CAN Executive Director Scott Walker, mentor Guy Maddin, and mentee Sonia Gemmiti talk about CAN, why artists don’t retire, and our Artist to Artist Mentoring Program with host Mark Franklin on Career Buzz. Click here to listen.
Canada’s young artists have the potential to enrich our society. Their talent can delight, inspire, and empower. Their work could change our world.
But many of them need help realizing their potential.
Canada’s seasoned artists have spent their lives doing what emerging artists are working towards: their art has delighted, inspired, and empowered. And they don’t recognize the concept of retirement. It is simply not in their DNA. The artistic gene does not shut off at 55, 65, 75, or even 85. They are still filled with creativity; and they want to share it.
Our program provides experienced artists an honorarium to mentor emerging or mid-career colleagues for six months. The mentees can also access up to $1,500 in expenses to help propel their careers.
Since our Mentoring Program began in 2014, we have facilitated more than 140 mentorships in all artistic disciplines. Mentees regularly tell us of the life-changing impact these mentorships have had.
“At TD, we recognize that artists across all disciplines play an important role in helping shape the vibrancy of local communities,” said Robyn Small, Senior Manager, Philanthropy, TD Bank Group. “Through the TD Ready Commitment, our corporate citizenship platform, we’re proud to support programs that foster connections for artists facing barriers in the music, arts and culture sector, amplify diverse voices, and create opportunities for emerging creators to flourish.”
“TD’s support will enable our mentors to guide more emerging artists from diverse communities,” says CAN’s Executive Director, Scott Walker. “The mentorships we provide could help the next generations of artists produce works that delight, inspire, and empower. Their work could change our world.”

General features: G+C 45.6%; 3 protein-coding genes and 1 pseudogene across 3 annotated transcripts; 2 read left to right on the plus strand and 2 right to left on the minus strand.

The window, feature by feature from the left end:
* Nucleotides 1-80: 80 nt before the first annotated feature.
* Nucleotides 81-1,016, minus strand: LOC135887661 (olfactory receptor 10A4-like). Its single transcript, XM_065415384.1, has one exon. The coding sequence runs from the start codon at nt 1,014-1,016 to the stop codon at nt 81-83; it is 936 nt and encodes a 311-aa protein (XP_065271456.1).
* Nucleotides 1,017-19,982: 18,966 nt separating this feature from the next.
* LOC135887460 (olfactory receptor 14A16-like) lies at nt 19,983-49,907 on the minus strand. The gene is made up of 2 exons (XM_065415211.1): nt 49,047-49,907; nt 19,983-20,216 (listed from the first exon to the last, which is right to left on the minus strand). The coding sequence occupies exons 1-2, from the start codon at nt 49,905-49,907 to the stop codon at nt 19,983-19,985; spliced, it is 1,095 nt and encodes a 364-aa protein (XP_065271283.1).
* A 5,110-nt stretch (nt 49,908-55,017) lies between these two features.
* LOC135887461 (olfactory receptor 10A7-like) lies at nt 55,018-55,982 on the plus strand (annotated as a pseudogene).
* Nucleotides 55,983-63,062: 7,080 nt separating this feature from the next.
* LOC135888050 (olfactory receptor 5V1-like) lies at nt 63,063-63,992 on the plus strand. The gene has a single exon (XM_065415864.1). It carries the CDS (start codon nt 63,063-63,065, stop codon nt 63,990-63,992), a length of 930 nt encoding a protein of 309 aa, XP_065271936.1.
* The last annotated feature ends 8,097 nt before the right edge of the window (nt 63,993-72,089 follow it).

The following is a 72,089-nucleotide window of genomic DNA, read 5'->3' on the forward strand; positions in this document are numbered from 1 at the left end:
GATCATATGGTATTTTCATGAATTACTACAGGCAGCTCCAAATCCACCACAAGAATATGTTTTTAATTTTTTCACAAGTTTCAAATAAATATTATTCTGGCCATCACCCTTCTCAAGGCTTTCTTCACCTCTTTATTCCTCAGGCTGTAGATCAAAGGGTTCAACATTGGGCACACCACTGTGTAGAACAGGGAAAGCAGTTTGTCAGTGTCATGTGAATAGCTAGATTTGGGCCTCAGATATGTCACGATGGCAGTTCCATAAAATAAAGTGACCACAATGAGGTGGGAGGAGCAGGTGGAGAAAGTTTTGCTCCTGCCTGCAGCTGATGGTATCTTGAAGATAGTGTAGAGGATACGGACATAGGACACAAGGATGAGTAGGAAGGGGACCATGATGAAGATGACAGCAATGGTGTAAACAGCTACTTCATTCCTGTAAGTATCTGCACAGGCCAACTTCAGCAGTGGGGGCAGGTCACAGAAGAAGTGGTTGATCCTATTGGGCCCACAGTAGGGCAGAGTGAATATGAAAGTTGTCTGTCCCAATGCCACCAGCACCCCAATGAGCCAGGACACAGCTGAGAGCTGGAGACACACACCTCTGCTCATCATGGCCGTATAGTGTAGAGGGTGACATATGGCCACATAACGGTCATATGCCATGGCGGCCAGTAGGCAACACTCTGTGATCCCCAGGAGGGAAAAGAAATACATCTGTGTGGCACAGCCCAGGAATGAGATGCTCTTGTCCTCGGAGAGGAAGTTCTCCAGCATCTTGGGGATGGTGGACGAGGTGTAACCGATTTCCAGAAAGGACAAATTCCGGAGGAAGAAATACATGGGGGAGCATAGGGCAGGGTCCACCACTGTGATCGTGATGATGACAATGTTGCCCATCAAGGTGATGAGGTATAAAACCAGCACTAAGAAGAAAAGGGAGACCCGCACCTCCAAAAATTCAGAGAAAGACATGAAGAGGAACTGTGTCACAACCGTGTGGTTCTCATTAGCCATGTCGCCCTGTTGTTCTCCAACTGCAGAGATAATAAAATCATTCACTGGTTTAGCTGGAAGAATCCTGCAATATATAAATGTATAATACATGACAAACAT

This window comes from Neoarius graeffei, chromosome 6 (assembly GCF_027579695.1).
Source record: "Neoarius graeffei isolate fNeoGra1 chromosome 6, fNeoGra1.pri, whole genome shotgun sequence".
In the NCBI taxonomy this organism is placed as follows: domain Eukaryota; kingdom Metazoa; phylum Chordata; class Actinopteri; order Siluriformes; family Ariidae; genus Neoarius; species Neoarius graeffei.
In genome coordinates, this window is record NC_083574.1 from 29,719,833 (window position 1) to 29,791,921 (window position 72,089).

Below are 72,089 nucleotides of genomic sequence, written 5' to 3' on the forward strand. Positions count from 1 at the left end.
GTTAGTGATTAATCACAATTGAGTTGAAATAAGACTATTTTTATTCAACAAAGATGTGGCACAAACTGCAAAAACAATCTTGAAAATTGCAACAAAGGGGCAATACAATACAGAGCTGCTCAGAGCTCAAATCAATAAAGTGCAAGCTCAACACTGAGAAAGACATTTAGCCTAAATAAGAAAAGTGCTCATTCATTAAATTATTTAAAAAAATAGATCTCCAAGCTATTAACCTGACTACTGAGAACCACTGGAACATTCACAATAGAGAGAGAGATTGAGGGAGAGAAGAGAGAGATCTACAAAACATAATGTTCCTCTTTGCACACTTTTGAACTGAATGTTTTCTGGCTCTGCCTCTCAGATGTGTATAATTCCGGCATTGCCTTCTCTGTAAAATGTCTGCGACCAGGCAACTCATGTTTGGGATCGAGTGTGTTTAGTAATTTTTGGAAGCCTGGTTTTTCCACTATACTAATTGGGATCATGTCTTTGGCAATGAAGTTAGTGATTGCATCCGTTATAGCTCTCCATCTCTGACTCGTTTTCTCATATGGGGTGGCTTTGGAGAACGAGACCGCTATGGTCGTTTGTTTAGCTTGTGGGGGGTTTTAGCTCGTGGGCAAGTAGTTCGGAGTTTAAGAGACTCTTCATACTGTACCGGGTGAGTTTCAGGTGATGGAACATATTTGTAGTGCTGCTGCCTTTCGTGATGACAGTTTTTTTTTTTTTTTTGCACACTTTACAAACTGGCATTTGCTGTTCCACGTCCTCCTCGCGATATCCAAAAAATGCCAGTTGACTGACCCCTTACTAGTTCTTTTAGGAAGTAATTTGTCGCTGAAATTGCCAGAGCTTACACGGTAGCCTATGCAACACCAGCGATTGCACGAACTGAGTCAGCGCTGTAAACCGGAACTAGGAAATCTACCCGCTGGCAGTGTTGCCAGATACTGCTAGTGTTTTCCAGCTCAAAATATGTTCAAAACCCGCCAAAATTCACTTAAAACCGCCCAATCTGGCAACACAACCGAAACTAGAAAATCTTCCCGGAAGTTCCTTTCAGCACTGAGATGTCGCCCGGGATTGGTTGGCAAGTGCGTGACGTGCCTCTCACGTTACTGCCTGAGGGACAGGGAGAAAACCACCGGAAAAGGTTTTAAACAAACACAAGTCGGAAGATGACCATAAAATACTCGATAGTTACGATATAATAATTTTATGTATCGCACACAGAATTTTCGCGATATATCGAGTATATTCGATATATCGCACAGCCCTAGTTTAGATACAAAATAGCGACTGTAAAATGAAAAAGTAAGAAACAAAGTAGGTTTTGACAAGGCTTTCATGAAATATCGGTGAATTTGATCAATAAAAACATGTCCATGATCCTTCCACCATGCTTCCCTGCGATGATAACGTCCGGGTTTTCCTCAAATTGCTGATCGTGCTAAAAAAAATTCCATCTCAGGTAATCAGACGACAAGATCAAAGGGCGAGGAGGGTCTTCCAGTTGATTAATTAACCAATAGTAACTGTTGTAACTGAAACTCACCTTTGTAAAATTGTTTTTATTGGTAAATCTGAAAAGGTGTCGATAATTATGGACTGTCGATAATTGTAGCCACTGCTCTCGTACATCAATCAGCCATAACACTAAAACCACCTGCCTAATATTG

In August of 2023, CAN responded to the House of Commons Standing Committee on Finance for pre-budget consultations with three recommendations:
In June of 2023, The Canadian Artists Network posted a submission to the Canadian Radio-television and Telecommunications Commission in support of the Commission’s statement that funds raised through the act should be reserved for works that promote older creatives. Click the button to read the submission.
Published May 19th, 2023
Re “Film, TV and music funds to be modernized, with new ones created, after Bill C-11 approval” (May 17): The Canadian Radio-television and Telecommunications Commission believes that funds should “support programs that serve the needs and interests” of several equity-deserving communities. We were gratified to read that the list includes Canadians of diverse ages.
Ageism has been called “the last acceptable form of prejudice” and nowhere is it more prominent than in media and the arts. As the voice of Canada’s seasoned professional artists, we know the obstacles older creatives face in their careers, even though our research shows they are at the height of their creative abilities.